New Commercial Exposes The Sneaky Ways We Discourage Girls From Pursuing Science

The moon belongs to everyone, the best things in life, they’re free… CREDIT: SCREENSHOT FROM “INSPIRE HER MIND”
The moon belongs to everyone, the best things in life, they’re free… CREDIT: SCREENSHOT FROM “INSPIRE HER MIND”

How do we get young girls to stick with science? The stats, we know, are abysmal: according to the National Foundation of Science, 66 percent of fourth grade girls say they like science and math, but only 18 percent of all college engineering majors are female. There’s a fire in young girls to hypothesize and explore and discover. Where do we lose them?

In a new ad, “Inspire Her Mind,” produced by Verizon and Makers and narrated by Girls Who Code founder, Reshma Saujani, we watch a girl spend her entire childhood absorbing the well-intentioned but stealthily gendered messages of her parents — to place her value on her beauty, to not get her dress dirty, to let her brother handle the power drill — only to reach high school and, well, see for yourself:

I spoke with Saujani by phone, who said that Verizon and Makers brought the project to her. “People always ask me, what is it? Why aren’t girls opting into computer science? What’s the issue? And so much of it is about culture. It’s the messages we’ve subtly and unconsciously sent to girls: that computer science and math is not for you. The video shows these little things that we do… that send these messages to these girls that this is not for you: don’t play, don’t get dirty. I think we teach girls at a very young age not to get dirty, to be nice, this whole princess myth. We indoctrinate our girls to behave in a certain way. And it translates to us as adults: we’re afraid of rejection, we don’t fail, we have to do the job before we apply for the job, we’re constantly worried about being liked.”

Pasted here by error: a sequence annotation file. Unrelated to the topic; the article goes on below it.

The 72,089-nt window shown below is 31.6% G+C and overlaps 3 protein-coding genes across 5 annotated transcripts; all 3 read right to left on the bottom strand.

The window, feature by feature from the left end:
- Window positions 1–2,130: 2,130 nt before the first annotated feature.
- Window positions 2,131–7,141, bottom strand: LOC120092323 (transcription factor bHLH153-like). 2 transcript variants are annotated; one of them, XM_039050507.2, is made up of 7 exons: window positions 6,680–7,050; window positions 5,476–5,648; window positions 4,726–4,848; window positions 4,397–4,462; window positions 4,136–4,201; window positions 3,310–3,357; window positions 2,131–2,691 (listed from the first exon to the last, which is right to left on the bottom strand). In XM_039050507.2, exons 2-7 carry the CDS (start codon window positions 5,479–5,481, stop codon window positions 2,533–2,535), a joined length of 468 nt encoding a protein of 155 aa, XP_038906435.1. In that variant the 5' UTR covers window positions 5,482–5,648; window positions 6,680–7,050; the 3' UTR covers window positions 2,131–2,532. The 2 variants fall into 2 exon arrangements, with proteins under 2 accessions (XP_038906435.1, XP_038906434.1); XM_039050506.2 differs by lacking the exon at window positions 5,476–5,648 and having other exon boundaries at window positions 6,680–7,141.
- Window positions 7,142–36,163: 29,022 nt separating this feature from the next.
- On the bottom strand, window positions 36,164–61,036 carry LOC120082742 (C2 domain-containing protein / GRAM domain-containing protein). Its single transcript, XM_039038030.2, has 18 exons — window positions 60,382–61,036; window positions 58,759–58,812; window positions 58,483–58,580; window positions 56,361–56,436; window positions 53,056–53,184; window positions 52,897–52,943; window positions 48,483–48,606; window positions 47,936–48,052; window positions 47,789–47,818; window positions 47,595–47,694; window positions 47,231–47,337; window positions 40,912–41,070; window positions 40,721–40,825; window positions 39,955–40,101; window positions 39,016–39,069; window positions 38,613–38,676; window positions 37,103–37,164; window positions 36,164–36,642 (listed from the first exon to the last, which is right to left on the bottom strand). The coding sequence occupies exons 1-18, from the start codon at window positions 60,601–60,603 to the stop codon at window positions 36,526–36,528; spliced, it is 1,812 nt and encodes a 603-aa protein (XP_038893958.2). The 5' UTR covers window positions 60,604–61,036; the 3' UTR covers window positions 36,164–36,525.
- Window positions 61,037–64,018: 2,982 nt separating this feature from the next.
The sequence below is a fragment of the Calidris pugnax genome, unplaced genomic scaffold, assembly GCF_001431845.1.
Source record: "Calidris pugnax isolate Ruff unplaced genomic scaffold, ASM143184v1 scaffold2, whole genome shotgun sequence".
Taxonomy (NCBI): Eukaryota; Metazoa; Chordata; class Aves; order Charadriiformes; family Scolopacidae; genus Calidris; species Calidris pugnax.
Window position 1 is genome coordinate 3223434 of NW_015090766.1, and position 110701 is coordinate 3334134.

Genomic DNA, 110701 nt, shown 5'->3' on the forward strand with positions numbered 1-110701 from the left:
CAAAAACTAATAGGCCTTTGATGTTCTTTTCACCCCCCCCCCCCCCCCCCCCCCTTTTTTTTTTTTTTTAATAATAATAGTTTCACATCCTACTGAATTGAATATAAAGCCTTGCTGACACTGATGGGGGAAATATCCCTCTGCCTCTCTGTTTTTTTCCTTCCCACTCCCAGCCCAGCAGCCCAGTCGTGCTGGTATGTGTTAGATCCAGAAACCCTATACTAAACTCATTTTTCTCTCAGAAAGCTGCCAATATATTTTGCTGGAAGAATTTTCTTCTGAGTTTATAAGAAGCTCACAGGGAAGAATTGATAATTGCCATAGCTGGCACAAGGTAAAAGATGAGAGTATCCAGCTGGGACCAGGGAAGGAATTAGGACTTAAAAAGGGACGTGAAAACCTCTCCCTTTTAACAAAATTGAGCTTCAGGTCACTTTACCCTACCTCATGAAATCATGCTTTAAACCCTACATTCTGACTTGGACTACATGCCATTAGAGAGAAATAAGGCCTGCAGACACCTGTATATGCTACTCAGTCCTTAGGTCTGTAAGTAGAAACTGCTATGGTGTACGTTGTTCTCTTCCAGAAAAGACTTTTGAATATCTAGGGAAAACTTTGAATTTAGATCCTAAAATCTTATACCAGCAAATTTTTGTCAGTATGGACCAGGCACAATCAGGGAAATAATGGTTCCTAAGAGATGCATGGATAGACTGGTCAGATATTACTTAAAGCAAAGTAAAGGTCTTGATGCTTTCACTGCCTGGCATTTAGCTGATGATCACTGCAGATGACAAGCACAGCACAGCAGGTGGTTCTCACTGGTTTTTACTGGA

Usually, I get a little queasy when I see corporations attempt to co-opt girl power messaging into their advertisements. There is nothing empowering about those ridiculous, oft-lampooned Dove “Real Beauty” ads, for instance, and I am underwhelmed by Pantene’s efforts at the same. Somehow, the beauty business — an industry that relies on and thrives off the insecurity of women who believe they can’t leave the house without makeup and/or Disney princess hair — and female empowerment read as totally contradictory messaging.

But the idea of Verizon, one of the biggest broadband and telecommunication companies in the country, co-signing the movement to get more girls engaged in STEM, makes a lot more sense. All these fourth grade girls crushing it at science fairs could have the keys to the Verizon kingdom someday; there’s a meaningful connection there.

“I think that the lack of women and girls in this field, it’s an economic problem for the country,” said Saujani. “The more women you have creating these projects, the more girls becoming hackers and scientists and coders, the more products you’ll sell. It makes business sense to get more women in this field.” She added that, given a lack of federal funding for computer science education, private corporations are where organizations like hers will find the most financial support. “We want to teach as many girls as possible how to code, and right now, the government isn’t doing that. So getting support from these bigger companies to get girls to learn how to code so she can become the next Mark Zuckerberg, that’s great. We want to uplift these girls and change the trajectories of their lives.

“I actually think given where we’re at and the lack of women in this field, it really does make economic and business sense. Having technology companies involved in closing the gender gap is intuitive.”

Makers produces thousands of videos about “trailblazing women.” The goal of Girls Who Code is to achieve gender parity in computing fields by 2020, which means educating 4.6 million girls in computer science. Google’s been getting in on the action, too, signing on Mindy Kaling as a celebrity spokesperson for MadeWithCode, an initiative aimed at inspiring young women to learn coding skills.

So to this I say, a tip of the hat to you, Verizon and Makers and Girls Who Code! I support all of this. Except for that whole glitter on the science project thing. Seriously, that glitter will never, ever come out of her bedspread. She will find glitter in her bedroom until the zombie apocalypse. Glitter is forever. Proceed with caution.